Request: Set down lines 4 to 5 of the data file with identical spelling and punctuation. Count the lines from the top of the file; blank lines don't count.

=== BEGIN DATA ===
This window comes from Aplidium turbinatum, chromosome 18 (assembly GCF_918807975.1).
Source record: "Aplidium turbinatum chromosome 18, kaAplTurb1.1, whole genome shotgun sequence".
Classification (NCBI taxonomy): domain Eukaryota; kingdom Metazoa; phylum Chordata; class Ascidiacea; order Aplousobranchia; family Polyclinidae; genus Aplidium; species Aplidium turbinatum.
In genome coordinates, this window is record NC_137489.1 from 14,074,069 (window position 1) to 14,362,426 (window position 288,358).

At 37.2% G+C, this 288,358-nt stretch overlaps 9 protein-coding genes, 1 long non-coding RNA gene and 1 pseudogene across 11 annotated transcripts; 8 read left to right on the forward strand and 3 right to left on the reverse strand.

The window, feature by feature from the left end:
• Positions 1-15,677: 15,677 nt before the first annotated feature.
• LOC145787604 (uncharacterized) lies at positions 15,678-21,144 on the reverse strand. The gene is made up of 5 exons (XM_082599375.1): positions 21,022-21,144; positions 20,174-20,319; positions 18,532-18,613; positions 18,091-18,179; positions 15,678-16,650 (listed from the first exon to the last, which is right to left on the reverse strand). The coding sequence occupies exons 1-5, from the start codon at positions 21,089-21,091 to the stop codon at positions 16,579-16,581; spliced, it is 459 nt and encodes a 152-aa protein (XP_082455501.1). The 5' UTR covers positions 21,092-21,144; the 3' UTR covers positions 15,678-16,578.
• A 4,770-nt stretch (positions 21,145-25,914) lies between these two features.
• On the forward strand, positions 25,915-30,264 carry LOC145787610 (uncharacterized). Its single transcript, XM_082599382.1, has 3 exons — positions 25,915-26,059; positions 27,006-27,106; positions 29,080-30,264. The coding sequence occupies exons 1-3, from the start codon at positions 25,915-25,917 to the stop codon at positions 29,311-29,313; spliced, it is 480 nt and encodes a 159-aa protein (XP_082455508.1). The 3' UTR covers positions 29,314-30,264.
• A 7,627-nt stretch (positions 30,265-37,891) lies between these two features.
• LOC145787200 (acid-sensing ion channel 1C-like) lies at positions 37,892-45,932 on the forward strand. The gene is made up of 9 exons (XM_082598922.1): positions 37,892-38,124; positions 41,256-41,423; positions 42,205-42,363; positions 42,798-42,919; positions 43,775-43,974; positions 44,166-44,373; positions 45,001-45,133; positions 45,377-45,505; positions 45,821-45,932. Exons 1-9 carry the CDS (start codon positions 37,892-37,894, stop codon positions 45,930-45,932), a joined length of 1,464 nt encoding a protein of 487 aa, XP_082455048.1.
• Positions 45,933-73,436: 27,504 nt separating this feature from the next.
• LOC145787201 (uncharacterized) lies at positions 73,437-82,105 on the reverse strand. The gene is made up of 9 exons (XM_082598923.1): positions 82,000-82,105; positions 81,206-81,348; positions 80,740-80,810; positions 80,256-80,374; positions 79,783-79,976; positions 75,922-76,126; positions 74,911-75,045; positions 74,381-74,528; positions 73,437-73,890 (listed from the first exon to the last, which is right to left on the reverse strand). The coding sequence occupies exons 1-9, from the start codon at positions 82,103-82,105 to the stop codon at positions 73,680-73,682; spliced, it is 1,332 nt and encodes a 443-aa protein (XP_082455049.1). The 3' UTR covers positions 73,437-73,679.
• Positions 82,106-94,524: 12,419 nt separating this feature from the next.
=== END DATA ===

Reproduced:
In genome coordinates, this window is record NC_137489.1 from 14,074,069 (window position 1) to 14,362,426 (window position 288,358).

At 37.2% G+C, this 288,358-nt stretch overlaps 9 protein-coding genes, 1 long non-coding RNA gene and 1 pseudogene across 11 annotated transcripts; 8 read left to right on the forward strand and 3 right to left on the reverse strand.